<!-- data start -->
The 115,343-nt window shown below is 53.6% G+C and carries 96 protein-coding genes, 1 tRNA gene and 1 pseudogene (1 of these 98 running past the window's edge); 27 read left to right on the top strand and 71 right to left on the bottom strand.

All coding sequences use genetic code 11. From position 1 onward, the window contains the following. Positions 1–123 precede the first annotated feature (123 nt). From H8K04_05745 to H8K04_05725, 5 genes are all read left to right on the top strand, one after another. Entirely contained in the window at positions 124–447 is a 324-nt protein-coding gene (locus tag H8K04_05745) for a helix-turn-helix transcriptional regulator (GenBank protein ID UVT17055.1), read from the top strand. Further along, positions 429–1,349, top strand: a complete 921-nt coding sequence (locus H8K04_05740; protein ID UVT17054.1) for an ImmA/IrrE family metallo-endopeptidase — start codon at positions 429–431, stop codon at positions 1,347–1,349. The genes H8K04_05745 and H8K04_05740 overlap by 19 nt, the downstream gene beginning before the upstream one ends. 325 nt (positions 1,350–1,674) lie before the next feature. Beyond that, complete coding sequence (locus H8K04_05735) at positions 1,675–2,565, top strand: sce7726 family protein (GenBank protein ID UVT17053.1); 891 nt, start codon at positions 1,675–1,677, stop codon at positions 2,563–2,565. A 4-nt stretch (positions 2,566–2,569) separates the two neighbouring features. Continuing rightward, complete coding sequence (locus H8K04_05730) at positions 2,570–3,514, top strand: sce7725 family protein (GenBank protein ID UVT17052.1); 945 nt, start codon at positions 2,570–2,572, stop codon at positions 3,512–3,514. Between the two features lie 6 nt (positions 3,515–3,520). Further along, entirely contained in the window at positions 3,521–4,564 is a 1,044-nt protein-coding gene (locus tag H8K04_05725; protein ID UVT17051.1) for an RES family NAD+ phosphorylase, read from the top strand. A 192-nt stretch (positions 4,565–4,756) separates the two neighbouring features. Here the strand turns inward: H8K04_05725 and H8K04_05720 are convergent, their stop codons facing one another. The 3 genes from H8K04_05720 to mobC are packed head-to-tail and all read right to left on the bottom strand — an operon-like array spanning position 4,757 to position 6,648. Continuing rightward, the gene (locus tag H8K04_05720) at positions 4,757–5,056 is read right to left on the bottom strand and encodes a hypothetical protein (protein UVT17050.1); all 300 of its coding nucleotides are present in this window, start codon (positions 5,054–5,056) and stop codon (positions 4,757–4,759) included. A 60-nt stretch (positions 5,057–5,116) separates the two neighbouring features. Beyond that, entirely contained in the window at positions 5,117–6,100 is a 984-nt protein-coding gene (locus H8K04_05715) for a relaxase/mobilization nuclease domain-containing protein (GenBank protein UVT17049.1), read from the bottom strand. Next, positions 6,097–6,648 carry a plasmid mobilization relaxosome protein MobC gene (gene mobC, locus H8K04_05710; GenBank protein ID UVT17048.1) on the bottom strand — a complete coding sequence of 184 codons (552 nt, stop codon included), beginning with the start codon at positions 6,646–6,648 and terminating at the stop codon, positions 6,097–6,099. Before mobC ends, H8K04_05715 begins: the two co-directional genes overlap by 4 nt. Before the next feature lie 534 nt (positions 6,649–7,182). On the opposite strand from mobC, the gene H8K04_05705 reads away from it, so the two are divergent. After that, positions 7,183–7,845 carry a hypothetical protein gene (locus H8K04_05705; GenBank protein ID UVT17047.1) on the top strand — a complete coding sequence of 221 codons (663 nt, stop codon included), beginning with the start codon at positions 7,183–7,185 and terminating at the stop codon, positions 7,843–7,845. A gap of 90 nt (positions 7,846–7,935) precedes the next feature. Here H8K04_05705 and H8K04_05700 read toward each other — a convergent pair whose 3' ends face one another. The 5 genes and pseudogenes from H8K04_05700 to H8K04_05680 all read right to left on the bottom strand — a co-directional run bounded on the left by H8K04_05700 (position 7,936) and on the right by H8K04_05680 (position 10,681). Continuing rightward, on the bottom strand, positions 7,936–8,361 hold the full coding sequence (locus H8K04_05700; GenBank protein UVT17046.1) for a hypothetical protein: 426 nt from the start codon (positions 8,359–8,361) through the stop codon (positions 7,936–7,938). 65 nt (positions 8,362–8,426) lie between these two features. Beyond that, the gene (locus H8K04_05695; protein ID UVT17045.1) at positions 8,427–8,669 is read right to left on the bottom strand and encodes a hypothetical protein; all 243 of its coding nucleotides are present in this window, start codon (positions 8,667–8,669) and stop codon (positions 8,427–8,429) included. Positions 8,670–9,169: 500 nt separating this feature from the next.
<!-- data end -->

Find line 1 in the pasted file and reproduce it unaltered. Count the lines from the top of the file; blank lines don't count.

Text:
The 115,343-nt window shown below is 53.6% G+C and carries 96 protein-coding genes, 1 tRNA gene and 1 pseudogene (1 of these 98 running past the window's edge); 27 read left to right on the top strand and 71 right to left on the bottom strand.